Orchids grown in the wild are used to higher levels of humidity than what is common in most houses. If you don't want to spend time manually increasing the humidity around your orchid, place the plant in the bathroom during or after a shower to increase humidity. Keeping the orchid in your bathroom permanently is fine, as long as the room receives the adequate light levels needed to keep orchids thriving. The exact conditions required for your orchid will vary, depending on the specific variety you have.
It's best to place orchids in south-facing windows that receive plenty of indirect lighting throughout the day. Too little light, and the orchid leaves will look discolored, and the flower won't bloom. Orchids with adequate light levels look medium green. If the orchid receives too much direct sunlight, or is placed in a window that gets too hot from the sun, it may cause the plant to scorch and burn. If your bathroom window faces south, the added bonus of humidity in the room will help the orchid, but the humidity isn't the only concern for placement.
Orchids prefer conditions that have between 50 to 70 percent humidity, according to an article by the University of Tennessee Agricultural Extension Service. Although you may be tempted to increase the humidity around the plant by watering more frequently, keep in mind that orchids prefer well-draining soil and need brief dry spells between waterings.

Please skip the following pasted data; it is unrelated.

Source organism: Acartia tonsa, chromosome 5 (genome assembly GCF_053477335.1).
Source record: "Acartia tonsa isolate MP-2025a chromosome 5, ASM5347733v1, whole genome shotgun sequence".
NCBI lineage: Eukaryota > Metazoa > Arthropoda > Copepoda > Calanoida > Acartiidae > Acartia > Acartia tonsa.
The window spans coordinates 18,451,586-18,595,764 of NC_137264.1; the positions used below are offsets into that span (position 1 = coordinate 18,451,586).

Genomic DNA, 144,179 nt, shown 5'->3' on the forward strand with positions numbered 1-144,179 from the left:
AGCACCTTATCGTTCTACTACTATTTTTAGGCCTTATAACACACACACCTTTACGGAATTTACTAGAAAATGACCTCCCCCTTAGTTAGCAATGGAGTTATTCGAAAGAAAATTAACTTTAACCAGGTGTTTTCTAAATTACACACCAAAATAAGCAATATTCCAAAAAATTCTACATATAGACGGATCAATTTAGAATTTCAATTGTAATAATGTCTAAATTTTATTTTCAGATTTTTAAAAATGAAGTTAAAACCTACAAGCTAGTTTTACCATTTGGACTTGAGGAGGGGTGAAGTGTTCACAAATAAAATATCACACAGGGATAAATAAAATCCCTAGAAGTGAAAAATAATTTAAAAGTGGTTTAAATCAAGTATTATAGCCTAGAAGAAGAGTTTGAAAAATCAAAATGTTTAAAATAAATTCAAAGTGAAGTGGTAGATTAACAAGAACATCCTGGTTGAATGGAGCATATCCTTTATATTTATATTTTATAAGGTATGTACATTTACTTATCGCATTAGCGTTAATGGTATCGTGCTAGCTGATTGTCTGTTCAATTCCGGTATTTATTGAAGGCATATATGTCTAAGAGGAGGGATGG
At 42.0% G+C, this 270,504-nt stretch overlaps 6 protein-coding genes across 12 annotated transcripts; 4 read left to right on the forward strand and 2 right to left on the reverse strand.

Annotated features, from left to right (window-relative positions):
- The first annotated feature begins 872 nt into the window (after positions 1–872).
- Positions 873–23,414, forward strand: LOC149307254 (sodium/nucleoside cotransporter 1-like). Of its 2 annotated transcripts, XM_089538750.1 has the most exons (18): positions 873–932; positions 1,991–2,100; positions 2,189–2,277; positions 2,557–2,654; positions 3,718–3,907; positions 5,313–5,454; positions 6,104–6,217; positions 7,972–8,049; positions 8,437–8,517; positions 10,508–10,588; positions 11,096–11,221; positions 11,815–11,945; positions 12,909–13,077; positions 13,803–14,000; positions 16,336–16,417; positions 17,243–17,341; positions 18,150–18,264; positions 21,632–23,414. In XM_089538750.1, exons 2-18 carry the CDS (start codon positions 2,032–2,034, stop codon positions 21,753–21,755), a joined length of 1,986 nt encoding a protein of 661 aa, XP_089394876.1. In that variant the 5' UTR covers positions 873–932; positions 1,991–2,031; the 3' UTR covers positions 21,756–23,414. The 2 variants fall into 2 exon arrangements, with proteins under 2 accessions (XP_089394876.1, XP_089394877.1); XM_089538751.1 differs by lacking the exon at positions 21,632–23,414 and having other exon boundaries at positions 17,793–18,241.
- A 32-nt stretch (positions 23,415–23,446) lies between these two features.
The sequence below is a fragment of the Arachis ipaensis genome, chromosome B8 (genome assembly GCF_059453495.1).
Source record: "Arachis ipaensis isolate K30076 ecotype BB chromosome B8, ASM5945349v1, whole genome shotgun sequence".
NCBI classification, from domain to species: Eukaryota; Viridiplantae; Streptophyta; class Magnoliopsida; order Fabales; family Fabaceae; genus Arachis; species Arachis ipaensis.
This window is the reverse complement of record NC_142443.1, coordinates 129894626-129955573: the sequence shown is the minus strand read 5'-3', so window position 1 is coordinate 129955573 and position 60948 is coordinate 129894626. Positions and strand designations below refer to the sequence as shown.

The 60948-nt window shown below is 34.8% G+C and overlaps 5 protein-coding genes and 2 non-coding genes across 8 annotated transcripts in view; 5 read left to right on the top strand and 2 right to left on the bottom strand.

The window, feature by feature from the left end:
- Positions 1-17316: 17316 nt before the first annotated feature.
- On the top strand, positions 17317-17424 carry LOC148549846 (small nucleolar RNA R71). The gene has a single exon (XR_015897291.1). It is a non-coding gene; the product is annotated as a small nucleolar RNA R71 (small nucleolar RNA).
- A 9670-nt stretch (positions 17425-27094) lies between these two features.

Orchids also require good air circulation, which is why placing the plant next to the window is an ideal location, since most windows aren't completely airtight. If you do place the orchid in your bathroom, don't seal up the room by closing the door, or the stagnant, humid air may cause a fungal or bacterial disease. Orchids with adequate air circulation are less likely to ail.
If your bathroom isn't the ideal orchid growing location, you can increase the humidity for your orchids by misting the plants regularly with room-temperature water or by placing the potted plant near other potted plants. Set the pot on a tray of gravel and water for even higher humidity levels, suggests the University of Tennessee Agricultural Extension Service.
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